Is Weed a Weed?
Let’s start at the beginning. In cultural shorthand, a weed is a pest. In more specific, but decidedly not scientific terms, a weed is a wild plant that is growing itself all up in some other situation in which cultivated—i.e. desired—plants are trying to be all beautiful and manicured and sway in the sunshine unsullied by their lesser-than brethren.
According to the Weed Science Study of America—yup, that’s a real nonprofit founded in 1956—weeds are marked by a few attributes that render them much-maligned among horticulturalists. Weeds produce a shit-ton of seeds per plant; these seeds can survive for a long-ass time, growing dormant until just the right conditions present themselves, and then they go buck wild in yer rose-bed. Weeds are typically able to establish themselves rapidly and often possess mechanisms that enable them to spread their nasty bits all over town, sometimes even without seeds (i.e. asexual reproduction). And lastly, weeds can often thrive in locations where more “desirable”—i.e. fragile—plants can’t get their shit together to survive.
In its most positive light, a weed is considered a “plant whose virtues have not yet been discovered” (apparently Ralph Waldo Emerson said that); less favorably, it’s considered a pernicious bastard that negatively impacts human lives.
But ultimately, it seems, a weed is a plant whose “bad” attributes far outweigh the “good.”
The growing marijuana industry doesn’t seem to know if weed is a weed; the boundaries of botany are nebulous here. We’ve meticulously cultivated this renegade plant to a status that makes it one of the most sought after on the planet. State-regulated marijuana sales are hovering around $5.7 billion, and the marijuana market is estimated to grow to $22 billion in sales by 2020. It seems pretty obvious that its traits are decidedly “in demand.”
And yet, the ACLU estimates the total national expenditure of enforcing marijuana possession laws to be approximately $3.613 billion. The market to make weed grow is booming—and so is the market to destroy it.
So do we want weed to grow? Is weed a weed? Depends who you ask.
Cannabis is a genus of a flowering plant indigenous to Central Asia and the Indian subcontinent. (Some historians place the first documented use of cannabis in China circa 2727 B.C.) Cannabis is dioecious—it has male and female reproductive organs on different plants, it’s wind-pollinated, and it’s an annual plant,meaning it completes its life cycle, from germination to seed production, within one year and then dies.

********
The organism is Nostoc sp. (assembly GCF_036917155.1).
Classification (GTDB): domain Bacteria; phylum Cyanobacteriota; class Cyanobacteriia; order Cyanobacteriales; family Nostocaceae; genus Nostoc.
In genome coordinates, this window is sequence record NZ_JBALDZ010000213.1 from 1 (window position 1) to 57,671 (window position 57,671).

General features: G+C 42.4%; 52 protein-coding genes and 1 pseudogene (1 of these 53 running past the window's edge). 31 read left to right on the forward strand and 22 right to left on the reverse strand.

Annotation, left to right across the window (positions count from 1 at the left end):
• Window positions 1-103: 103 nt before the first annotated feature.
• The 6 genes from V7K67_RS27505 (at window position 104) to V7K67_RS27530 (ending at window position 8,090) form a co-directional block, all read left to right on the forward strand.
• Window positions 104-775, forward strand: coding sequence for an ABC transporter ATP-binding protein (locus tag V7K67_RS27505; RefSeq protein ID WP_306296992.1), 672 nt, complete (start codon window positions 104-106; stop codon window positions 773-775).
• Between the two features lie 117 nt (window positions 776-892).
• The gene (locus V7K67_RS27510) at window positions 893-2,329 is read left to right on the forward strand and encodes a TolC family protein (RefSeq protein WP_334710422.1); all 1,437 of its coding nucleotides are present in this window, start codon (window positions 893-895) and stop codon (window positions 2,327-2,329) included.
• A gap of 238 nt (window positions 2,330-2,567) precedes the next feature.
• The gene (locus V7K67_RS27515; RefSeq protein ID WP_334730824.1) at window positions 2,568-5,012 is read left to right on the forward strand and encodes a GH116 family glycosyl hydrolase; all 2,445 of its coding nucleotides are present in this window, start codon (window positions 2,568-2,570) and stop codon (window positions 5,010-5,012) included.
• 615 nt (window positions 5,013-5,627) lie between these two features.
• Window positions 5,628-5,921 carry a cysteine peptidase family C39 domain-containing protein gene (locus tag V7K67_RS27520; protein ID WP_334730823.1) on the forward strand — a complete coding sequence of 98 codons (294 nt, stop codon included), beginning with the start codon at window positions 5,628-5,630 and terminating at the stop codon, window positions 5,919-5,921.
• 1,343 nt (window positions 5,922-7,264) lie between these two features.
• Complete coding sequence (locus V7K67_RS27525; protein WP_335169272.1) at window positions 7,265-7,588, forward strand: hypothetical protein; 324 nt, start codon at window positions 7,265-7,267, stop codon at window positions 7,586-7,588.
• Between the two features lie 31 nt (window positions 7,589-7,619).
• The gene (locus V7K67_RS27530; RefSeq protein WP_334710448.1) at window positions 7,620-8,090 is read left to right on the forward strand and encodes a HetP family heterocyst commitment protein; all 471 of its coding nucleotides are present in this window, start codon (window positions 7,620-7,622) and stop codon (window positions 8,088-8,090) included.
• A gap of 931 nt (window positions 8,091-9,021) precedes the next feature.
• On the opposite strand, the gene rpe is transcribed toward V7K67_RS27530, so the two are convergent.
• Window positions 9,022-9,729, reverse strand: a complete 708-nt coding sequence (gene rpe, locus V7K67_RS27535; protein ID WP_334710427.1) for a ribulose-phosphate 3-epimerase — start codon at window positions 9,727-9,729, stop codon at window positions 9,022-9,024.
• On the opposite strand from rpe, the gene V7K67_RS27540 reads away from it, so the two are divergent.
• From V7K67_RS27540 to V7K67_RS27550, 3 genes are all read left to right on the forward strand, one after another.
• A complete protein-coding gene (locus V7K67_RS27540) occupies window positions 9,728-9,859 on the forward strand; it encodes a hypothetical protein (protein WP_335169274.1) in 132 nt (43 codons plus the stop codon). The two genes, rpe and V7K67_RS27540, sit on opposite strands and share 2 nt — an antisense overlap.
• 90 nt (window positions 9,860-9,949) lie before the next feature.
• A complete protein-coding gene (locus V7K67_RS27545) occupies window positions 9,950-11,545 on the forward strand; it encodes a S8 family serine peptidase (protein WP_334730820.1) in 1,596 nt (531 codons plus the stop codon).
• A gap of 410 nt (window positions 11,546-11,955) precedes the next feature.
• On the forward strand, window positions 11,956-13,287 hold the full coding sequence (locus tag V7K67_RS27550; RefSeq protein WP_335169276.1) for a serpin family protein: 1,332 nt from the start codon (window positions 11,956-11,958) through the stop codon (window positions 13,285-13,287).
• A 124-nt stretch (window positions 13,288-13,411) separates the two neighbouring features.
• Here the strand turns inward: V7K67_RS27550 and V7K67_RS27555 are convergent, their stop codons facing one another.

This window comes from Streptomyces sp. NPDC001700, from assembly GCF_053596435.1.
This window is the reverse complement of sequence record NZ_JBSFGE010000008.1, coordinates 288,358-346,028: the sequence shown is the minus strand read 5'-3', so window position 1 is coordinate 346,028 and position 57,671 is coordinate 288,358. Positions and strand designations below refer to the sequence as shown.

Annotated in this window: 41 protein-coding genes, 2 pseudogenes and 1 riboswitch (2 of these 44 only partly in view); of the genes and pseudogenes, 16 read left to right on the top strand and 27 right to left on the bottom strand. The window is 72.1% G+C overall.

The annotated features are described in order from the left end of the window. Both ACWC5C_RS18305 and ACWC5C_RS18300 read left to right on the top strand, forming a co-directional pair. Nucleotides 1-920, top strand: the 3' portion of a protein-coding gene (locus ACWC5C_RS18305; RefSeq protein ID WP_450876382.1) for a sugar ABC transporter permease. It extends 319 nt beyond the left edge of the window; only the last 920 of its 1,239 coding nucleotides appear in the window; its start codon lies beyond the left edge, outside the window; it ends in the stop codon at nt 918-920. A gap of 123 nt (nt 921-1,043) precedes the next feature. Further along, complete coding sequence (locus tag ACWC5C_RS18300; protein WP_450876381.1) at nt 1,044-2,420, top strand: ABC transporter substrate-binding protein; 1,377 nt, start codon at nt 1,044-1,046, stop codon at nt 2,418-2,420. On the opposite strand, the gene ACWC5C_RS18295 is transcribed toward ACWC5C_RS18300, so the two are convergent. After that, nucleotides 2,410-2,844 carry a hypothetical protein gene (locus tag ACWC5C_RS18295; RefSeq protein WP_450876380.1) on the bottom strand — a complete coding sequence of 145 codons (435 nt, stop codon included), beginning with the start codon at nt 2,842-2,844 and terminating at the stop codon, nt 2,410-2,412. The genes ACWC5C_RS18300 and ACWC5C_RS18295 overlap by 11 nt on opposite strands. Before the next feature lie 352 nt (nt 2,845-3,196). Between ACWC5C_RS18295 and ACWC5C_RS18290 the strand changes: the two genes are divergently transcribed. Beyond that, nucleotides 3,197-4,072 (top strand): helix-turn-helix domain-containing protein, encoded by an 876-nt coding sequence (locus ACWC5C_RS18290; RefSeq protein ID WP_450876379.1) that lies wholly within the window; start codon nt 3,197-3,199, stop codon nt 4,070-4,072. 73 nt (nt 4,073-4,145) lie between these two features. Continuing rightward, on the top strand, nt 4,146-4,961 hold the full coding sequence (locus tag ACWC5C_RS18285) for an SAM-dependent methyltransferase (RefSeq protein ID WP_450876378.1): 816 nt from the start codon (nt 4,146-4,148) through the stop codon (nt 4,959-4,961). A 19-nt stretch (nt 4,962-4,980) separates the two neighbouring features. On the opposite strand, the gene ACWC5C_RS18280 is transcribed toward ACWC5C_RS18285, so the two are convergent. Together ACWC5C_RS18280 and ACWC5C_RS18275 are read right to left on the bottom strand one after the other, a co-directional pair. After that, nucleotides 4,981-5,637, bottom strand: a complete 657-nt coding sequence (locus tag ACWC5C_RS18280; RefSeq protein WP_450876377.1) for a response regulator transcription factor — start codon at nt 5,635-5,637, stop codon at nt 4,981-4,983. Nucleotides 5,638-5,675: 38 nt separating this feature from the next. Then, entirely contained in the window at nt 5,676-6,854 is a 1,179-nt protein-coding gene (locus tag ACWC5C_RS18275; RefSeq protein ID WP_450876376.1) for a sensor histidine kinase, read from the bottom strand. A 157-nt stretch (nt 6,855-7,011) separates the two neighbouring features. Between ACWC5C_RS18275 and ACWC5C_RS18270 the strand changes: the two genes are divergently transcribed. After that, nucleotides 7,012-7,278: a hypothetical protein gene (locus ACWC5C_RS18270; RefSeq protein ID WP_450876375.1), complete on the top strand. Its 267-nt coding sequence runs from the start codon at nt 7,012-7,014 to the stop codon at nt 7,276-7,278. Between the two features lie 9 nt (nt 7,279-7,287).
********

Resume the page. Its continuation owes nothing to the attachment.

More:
Cannabis plants are typically bred to produce the maximum amount of THC (cannabinoids!), which is derived from curing the flowers that grow on the female plants. Just what is a cannabinoid? It’s a chemical compound (one of 480 in the cannabis plant, actually) that interacts with receptors in our central nervous system, making us “stoned.” (Also, but not always, inducing paranoia, distraction, snorts and giggles, delightfully decreased motor skills, and a palpable desire for Cheetos.)
Two kinds of these cannabinoid receptors have been found in our brains—CB1 and CB2—and are called the “endogenous cannabinoid system.” Basically it means our brains are hard-wired to interact with this chemical compound.
Cannabis is considered “rapidly growing”; seeds germinate within a week (dang!), plants can reach heights of 20 feet, and they can grow two inches per day.
Suspiciously weed-like, eh?
If you’re still confused about how to classify and define weed, you may find it vindicating to know that our forefathers were, too.
In New York City, there was 41,000 pounds of weed plants growing wild—some as “tall as Christmas trees”—in all five boroughs until 1951. While most of the “marijuana jungle” was in Queens, Brooklyn is said to have boasted “million of dollars” worth of plants as well. This impudent plant of sin and ill-repute would not stand, however!
The Sanitation Department General Inspector—John E. Gleason—decided to take his “White Wing Squad” (the gentlemen typically tasked with horse-poo and trash removal) and systematically ripped up and burned every damn plant in sight.
More interestingly still is that this same year, the State Supreme Court Justice John Murtagh not only openly rejected “punitive solutions to drug problems” in a WNYC Campus Press Conference, but also said that “science supports the notion that marijuana is non-addictive and potentially safer than cigarettes.”
It seems that when the smoke clears, marijuana holds the dubious honor of being the best-loved and most-hated plant on the planet.